Breast Cancer Research and Treatment

, Volume 165, Issue 1, pp 41–51 | Cite as

Combination breast cancer chemotherapy with doxorubicin and cyclophosphamide damages bone and bone marrow in a female rat model

  • Chiaming Fan
  • Kristen R. Georgiou
  • Howard A. Morris
  • Ross A. McKinnon
  • Dorothy M. K. Keefe
  • Peter R. Howe
  • Cory J. Xian
Preclinical study



Anthracyclines (including doxorubicin) are still the backbone of commonly used breast cancer chemotherapy regimens. Despite increasing use of doxorubicin and cyclophosphamide (AC) combinations for treating breast cancer, their potential to cause adverse skeletal effects remains unclear.


This study examined the effects of treatments with the AC regimen on bone and bone marrow in adult female rats.


AC treatment for four cycles (weekly intravenous injection of 2 mg/kg doxorubicin and 20 mg/kg cyclophosphamide) resulted in a reduced volume of trabecular bone at the metaphysis, which was associated with reduced serum levels of 25-hydroxy vitamin D3 and alkaline phosphatase. Reductions in densities of osteocytes and bone lining cells were also observed. In addition, bone marrow was severely damaged, including a severe reduction in bone marrow cellularity and an increase in marrow adipocyte content. Accompanying these changes, there were increases in mRNA expression of adipogenesis regulatory genes (PPARγ and FABP4) and an inflammatory cytokine (TNFα) in metaphysis bone and bone marrow.


This study indicates that AC chemotherapy may induce some bone loss, due to reduced bone formation, and bone marrow damage, due to increased marrow adiposity. Preventive strategies for preserving the bone and bone marrow microenvironment during anthracycline chemotherapy warrant further investigation.


Breast cancer chemotherapy Bone loss Bone marrow adiposity Bone marrow damage Bone turnover Osteoclasts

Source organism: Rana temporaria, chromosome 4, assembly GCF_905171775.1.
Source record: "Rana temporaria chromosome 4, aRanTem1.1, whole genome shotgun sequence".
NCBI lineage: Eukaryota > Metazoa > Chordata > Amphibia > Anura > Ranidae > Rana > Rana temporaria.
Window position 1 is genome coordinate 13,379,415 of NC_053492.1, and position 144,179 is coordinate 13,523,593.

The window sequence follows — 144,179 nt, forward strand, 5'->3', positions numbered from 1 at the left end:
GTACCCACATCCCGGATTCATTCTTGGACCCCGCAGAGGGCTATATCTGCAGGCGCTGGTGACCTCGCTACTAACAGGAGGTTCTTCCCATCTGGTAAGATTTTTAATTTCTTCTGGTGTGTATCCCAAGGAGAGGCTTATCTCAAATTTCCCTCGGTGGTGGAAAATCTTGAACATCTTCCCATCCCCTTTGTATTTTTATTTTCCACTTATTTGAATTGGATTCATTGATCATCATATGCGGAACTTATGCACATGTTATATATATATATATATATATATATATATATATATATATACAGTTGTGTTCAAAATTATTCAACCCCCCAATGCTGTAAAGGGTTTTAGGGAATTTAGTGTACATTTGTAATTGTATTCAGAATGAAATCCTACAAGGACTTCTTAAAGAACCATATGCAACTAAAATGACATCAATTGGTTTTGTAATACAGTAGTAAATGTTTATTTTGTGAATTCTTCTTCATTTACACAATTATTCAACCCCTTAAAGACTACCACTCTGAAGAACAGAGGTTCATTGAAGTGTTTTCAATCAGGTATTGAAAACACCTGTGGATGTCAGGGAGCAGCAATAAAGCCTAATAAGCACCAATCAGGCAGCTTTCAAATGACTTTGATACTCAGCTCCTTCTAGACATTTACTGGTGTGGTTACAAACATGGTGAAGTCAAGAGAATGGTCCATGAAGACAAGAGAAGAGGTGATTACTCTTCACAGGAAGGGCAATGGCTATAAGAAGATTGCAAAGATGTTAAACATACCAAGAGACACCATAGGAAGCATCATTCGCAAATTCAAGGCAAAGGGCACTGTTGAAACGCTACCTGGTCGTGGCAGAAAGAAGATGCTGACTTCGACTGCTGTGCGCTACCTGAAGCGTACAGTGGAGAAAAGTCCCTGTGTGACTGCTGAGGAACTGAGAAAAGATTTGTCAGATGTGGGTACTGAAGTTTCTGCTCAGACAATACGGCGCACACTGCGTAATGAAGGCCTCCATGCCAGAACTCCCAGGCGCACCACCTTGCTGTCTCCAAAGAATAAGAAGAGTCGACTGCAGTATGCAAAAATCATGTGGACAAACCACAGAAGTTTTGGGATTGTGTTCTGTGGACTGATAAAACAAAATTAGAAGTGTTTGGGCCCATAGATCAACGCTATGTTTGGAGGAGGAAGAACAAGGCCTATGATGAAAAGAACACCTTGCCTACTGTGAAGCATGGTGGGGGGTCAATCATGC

This work was funded in parts by project grants from the Australian National Health Medical Research Council (NHMRC) (1010752) and Australian Research Council (LP120100519). Cory J. Xian is funded by NHMRC Senior Research Fellowship (1042105).

Compliance with ethical standards

Conflict of interest

The authors declare that they have no conflict of interest.


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Copyright information

© Springer Science+Business Media New York 2017

Authors and Affiliations

  • Chiaming Fan
    • 1
  • Kristen R. Georgiou
    • 1
  • Howard A. Morris
    • 1
  • Ross A. McKinnon
    • 1
    • 2
  • Dorothy M. K. Keefe
    • 1
    • 3
    • 4
  • Peter R. Howe
    • 5
  • Cory J. Xian
    • 1
  1. 1.School of Pharmacy and Medical Sciences, and Sansom Institute for Health ResearchUniversity of South AustraliaAdelaideAustralia
  2. 2.Flinders Centre for Innovation in Cancer, School of MedicineFlinders UniversityAdelaideAustralia
  3. 3.SA Cancer ServiceSA Cancer Clinical NetworkAdelaideAustralia
  4. 4.Centre of Cancer MedicineUniversity of AdelaideAdelaideAustralia
  5. 5.Clinical Nutrition Research Centre, School of Biomedical Sciences and PharmacyUniversity of NewcastleCallaghanAustralia

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